|Amazon Price||New from||Used from|
It's tough to top the novelty of a new series, especially one that intermingles historical fiction and high fantasy. If reviewers aren't as agog over this new installment, write it off to familiarity, not boredom. Like any good middle of a trilogy, relationships are deepened, new characters are introduced, and novel plot twists set up a run toward the finale, Black Powder Warwhich, thanks to an aggressive publishing schedule, has already come out in hardcover. Throne of Jade is a solid second entry in what is shaping up to be an intriguing series.
Copyright © 2004 Phillips & Nelson Media, Inc.
*Starred Review* Captain Laurence had commanded a ship in the Royal Navy (see His Majesty's Dragon, 2006) but was relegated to the aviator corps after bonding with the hatchling from the dragon egg his ship found aboard a French prize his ship had seized. He and Temeraire, the hatchling, are a team now, and at the opening of Throne of Jade, he won't accept that the admiralty wants to send Temeraire back to China and him, Laurence, to trick the dragon into going. But Temeraire, it turns out, is a Celestial, hence among the very finest of dragons, and the Chinese ambassador insists he be returned. Temeraire agrees to go only if Laurence does, too, and after an adventurous transit--transporting dragons by sea from England to China with eighteenth-century sailing technology is no picnic--the English party arrives to face the intrigues of the Chinese court. The court is an eye-opener for the aviators. Dragons aren't treated as servants or beasts of burden, as they are in Europe, but as lords and princes. Temeraire, or Lung Tien Xiang, is an imperial prince, with kin in Peking. But Cain and Abel also exist among dragons, and a trail of intrigue begun in London excitingly climaxes at the imperial court. At the end of Throne of Jade, the British party, including Temeraire, is free to return to England. Frieda Murray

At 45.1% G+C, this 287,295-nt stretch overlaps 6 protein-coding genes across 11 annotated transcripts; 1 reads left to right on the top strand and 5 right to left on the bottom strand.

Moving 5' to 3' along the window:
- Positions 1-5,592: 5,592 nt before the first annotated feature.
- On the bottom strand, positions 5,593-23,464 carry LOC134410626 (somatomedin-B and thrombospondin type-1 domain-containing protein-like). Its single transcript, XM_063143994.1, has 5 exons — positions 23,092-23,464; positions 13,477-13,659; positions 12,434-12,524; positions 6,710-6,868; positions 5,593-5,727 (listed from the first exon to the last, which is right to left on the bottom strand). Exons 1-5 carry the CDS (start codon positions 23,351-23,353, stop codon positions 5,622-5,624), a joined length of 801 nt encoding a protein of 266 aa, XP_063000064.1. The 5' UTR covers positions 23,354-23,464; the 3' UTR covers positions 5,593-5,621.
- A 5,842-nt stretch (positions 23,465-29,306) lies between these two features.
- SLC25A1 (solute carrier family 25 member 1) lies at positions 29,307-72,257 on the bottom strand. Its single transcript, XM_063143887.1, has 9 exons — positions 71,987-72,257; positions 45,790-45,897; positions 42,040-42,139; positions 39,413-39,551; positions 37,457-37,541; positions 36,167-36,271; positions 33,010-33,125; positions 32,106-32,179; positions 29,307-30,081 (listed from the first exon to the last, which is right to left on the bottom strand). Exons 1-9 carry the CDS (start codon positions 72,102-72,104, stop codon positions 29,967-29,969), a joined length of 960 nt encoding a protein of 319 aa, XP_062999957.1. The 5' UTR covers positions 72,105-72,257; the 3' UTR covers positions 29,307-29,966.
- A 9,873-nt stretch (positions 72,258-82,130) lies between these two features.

Copyright © American Library Association. All rights reserved
I love this series! The inner workings of the army, politics, a dragons train of thought, the cultural differences, everything is detailed and intriguing. Read morePublished 26 days ago by Susan Merritt
not good I felt like I could have written it. Nothing makes any sense.Published 1 month ago by cjone49
I felt the first book was better but I had to keep reading. I felt the writing was good and I really like the characters. Read morePublished 1 month ago by Ross
I loved the first in the series, as it was fresh, and yet reminded me of old favorites, Anne McCaffrey"s Dragonflight series and the social shipboard niceties of Patrick... Read morePublished 1 month ago by JD
It's master and commander with dragons! A worthy sequel to the first book. I was filled with indignation at their situation assuaged by awesome battle scenes. Read morePublished 6 months ago by Medic
Throughly enjoyed it. Wonderful characters. makes you wish there dragons to know & fly withPublished 6 months ago by William Lawrence Jr.
Refreshing, compelling, action packed. This new to me author has me hook, line and sinker! I will be reading all of her books.Published 6 months ago by Amazon Customer